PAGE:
Imagine your beginning. Imagine your ending. Sit with no time or space. Keep it simple. Don’t look back. Let it go. See what is here. Feel what is here. One breath at a time. Do not fear the next step. Be at ease. Identity is transformation that leaves an object unchanged. Think about that for a minute.
"Vanity is the fear of appearing original."
The Enrichment Track can be seen as the inner dimension of our journey towards the realization of Beloved Community. If it is not an inner reality how can we hope to love it into being externally? And if there is no palpable evidence of it in our daily lives, how will it ever be realized spiritually? In this session we explored several approaches to this work.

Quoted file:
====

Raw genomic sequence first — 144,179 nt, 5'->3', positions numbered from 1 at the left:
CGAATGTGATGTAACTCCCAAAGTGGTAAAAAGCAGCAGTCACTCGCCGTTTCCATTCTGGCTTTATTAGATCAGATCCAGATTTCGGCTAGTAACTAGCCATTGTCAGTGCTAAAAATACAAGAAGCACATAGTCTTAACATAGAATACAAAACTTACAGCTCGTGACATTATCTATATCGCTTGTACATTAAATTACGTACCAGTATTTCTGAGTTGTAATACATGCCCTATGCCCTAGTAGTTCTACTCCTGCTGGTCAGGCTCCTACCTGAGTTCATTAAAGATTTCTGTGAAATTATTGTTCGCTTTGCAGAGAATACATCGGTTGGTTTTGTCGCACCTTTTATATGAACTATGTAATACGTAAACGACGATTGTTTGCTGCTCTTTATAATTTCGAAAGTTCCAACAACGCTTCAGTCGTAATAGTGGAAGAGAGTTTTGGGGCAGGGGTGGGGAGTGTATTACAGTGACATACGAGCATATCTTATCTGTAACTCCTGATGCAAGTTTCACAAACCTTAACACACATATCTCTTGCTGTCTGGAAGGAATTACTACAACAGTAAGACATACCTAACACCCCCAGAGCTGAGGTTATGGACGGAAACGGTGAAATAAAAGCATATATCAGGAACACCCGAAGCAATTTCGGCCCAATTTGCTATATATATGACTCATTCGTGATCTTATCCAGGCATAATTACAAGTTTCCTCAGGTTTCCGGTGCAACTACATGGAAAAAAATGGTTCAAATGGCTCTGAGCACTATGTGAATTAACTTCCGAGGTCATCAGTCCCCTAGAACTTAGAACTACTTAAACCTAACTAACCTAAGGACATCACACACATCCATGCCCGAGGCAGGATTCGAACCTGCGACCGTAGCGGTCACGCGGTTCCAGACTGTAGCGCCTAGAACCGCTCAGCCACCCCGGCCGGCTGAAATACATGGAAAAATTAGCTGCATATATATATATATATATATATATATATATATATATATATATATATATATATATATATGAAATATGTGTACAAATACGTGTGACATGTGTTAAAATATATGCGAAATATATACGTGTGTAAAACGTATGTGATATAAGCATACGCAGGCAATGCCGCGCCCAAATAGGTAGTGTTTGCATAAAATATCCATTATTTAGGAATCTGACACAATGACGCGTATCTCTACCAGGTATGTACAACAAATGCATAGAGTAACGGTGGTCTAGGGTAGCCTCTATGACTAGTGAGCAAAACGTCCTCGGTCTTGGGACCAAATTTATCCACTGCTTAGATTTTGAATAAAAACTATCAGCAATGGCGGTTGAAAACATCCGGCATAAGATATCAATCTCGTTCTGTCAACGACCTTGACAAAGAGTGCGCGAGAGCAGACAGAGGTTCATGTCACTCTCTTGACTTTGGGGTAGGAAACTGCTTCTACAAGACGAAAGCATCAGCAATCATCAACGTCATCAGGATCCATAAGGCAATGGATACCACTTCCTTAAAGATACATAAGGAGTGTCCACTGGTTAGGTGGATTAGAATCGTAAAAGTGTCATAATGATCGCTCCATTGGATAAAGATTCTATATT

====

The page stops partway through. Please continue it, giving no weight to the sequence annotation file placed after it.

The Hands — Embodied awareness is indispensable. The hands are not just symbolic of agency in the world they (along with other physical faculties) are literally instrumental in shaping the reality we inhabit. It is these “hands” which, in countless ways, will build the Beloved Community.
Let This One Be Known — The more that Beloved Community is an inner reality the more naturally it will be witnessed and encouraged in all our relationships. Pure presence, openness, sincerity, trust, warmth are ways to “let this ONE be known” interpersonally. The “original you”, in action?
Inner Pilgrimage — When we look back we can glimpse the trail we’ve been following through our lives and recognize in that a sense of a subtle ever present guidance. When we look forward towards Beloved Community we can see what is asked of us along this route.
Contemplation on One's Hands
Let This One Be Known
Exercise/ Contemplation/ Experiential prayer:
Developed from Isha’s ‘To consider the conditions of the moment’